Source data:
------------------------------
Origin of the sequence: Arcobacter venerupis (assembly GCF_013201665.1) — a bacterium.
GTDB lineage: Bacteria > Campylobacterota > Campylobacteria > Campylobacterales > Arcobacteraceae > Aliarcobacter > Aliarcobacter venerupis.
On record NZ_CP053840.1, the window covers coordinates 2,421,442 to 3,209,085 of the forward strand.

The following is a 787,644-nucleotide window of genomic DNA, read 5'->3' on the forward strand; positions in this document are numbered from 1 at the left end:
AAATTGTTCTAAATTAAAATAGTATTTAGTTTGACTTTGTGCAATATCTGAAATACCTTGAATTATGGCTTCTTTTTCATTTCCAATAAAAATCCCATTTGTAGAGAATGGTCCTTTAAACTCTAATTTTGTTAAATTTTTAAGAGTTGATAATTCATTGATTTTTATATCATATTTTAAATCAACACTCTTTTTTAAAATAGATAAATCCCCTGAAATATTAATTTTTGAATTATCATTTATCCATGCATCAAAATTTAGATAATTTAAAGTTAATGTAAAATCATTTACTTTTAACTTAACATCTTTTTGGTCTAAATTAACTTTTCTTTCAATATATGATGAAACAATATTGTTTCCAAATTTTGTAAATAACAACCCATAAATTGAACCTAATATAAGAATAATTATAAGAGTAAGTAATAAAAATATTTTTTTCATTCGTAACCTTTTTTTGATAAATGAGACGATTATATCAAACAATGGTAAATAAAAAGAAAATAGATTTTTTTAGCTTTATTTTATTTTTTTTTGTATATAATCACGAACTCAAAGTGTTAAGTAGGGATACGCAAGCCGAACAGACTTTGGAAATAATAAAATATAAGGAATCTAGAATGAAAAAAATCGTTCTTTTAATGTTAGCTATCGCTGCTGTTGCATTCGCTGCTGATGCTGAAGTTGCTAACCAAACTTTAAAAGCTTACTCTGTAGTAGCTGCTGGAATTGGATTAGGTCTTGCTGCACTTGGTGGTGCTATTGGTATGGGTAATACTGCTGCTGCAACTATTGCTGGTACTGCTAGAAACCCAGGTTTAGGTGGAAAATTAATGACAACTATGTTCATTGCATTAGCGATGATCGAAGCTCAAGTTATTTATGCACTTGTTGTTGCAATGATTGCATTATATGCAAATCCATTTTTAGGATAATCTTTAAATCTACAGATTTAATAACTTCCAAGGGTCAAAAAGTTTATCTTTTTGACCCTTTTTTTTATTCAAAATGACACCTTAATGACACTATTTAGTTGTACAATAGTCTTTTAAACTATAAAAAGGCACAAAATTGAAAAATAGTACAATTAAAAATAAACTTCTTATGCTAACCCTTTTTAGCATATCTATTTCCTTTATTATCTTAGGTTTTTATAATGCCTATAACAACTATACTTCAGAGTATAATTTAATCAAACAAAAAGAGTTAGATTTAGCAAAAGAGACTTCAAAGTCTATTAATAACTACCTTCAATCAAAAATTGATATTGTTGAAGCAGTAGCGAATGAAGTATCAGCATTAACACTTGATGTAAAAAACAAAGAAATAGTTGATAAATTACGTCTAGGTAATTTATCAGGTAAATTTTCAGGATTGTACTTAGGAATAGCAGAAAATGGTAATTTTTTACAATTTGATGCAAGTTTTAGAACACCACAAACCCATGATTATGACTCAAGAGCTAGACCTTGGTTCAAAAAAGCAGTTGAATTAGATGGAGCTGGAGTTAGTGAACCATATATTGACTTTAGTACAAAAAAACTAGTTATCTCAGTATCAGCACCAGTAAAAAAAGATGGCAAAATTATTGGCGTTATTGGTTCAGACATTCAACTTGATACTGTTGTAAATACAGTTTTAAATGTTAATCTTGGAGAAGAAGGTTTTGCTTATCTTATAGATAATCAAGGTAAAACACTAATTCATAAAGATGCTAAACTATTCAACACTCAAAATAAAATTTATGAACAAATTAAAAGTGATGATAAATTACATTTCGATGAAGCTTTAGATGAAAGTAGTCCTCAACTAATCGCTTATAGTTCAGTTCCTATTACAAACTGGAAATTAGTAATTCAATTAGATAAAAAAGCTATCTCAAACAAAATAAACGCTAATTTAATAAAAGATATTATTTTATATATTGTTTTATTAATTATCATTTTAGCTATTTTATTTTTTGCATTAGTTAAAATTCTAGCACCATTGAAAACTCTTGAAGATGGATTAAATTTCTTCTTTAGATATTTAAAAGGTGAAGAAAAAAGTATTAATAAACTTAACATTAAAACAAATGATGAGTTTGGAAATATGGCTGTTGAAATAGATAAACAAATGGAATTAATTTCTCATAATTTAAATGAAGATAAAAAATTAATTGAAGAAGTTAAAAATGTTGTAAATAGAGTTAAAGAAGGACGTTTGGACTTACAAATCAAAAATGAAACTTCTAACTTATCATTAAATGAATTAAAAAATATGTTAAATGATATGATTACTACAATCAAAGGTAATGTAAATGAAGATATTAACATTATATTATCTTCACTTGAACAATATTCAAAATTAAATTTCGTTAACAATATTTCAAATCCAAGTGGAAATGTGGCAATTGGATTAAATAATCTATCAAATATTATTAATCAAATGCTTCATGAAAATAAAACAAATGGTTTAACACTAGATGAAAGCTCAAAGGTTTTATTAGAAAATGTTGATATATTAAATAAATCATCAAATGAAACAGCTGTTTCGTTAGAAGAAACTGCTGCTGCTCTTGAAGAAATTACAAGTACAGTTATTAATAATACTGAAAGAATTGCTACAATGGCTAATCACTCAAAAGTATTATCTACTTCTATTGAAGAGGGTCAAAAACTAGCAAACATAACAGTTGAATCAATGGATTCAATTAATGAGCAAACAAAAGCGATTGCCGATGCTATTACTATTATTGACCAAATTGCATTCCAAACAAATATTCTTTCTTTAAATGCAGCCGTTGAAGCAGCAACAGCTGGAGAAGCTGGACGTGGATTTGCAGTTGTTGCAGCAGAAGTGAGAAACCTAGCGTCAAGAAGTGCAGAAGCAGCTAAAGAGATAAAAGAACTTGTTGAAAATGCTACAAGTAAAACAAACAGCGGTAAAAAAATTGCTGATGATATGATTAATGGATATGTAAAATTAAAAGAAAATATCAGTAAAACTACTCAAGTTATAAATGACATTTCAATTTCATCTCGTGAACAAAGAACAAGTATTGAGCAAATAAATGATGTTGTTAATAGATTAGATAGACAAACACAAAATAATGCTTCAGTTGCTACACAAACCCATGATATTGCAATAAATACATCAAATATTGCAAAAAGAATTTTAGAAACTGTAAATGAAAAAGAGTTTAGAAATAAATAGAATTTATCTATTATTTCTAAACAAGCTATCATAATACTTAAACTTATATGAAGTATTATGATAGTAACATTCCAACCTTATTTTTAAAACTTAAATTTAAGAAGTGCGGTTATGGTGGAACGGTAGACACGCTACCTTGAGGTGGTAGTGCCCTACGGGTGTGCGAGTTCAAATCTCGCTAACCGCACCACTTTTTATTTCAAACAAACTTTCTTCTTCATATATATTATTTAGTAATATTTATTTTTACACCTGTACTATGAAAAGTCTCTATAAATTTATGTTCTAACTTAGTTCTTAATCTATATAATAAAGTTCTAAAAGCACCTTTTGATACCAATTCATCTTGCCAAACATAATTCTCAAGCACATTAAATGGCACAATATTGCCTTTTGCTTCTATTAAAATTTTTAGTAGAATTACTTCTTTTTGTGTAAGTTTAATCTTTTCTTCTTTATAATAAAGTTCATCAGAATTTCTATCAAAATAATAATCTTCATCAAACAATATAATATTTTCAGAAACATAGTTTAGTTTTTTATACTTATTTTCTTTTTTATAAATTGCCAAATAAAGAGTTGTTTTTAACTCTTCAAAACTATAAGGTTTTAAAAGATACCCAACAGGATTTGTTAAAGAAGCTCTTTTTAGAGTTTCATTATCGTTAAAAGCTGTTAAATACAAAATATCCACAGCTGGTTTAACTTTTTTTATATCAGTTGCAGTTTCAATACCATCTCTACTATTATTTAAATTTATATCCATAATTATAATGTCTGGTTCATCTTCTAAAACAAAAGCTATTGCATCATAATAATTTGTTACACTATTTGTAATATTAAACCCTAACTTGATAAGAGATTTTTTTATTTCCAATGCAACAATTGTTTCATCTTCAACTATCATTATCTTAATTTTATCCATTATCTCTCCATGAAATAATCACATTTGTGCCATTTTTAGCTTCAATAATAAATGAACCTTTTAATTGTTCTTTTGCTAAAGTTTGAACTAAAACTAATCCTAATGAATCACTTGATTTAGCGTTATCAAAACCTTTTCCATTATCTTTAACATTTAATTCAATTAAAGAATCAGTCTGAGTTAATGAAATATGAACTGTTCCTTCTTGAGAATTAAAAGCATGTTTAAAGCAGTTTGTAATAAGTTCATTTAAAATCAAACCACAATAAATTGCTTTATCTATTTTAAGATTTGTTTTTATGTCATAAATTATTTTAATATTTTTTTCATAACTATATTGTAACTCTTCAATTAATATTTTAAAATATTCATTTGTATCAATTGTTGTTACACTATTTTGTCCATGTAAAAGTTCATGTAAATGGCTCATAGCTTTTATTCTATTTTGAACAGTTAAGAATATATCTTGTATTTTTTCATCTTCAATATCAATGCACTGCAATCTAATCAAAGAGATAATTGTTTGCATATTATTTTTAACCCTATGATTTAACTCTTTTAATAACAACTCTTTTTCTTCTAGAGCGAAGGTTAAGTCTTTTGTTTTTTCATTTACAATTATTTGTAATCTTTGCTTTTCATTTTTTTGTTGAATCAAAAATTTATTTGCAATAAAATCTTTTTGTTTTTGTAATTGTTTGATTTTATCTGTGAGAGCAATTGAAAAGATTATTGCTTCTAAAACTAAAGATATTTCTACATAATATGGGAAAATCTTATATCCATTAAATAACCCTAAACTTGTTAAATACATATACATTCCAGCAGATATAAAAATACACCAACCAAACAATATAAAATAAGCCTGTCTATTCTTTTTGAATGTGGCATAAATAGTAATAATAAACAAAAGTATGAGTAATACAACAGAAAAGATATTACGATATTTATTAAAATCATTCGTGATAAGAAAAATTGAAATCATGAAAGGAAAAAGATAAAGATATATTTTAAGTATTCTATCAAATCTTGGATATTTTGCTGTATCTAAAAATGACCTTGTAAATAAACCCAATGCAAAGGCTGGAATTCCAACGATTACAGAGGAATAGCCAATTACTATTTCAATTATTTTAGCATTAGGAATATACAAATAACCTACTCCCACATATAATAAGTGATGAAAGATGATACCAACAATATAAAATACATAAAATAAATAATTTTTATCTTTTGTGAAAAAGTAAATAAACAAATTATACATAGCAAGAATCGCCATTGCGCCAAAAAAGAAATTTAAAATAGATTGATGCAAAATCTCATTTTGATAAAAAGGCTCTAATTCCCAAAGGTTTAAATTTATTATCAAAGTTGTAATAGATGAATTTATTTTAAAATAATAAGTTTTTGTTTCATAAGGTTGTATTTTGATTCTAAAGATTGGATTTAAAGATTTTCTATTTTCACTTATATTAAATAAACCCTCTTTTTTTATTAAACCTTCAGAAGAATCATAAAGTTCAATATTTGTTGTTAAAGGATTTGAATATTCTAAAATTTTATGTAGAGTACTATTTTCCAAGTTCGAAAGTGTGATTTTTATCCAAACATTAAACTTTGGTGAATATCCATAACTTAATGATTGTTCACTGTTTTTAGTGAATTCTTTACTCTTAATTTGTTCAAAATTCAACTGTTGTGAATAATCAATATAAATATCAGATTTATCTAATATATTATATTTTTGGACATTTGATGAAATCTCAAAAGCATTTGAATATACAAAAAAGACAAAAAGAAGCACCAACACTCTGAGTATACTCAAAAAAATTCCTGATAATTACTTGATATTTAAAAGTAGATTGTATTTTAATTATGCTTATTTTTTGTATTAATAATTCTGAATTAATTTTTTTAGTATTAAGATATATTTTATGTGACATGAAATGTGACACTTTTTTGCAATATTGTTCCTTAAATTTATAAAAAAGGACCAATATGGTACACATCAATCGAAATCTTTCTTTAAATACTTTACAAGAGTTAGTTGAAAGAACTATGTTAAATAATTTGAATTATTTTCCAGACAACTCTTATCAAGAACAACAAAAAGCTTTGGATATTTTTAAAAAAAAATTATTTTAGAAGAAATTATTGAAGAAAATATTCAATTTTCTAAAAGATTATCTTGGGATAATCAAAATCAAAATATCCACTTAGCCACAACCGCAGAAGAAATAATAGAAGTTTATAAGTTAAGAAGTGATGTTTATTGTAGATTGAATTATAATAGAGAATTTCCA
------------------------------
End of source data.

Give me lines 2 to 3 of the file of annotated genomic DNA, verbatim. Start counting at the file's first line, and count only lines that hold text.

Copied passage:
GTDB lineage: Bacteria > Campylobacterota > Campylobacteria > Campylobacterales > Arcobacteraceae > Aliarcobacter > Aliarcobacter venerupis.
On record NZ_CP053840.1, the window covers coordinates 2,421,442 to 3,209,085 of the forward strand.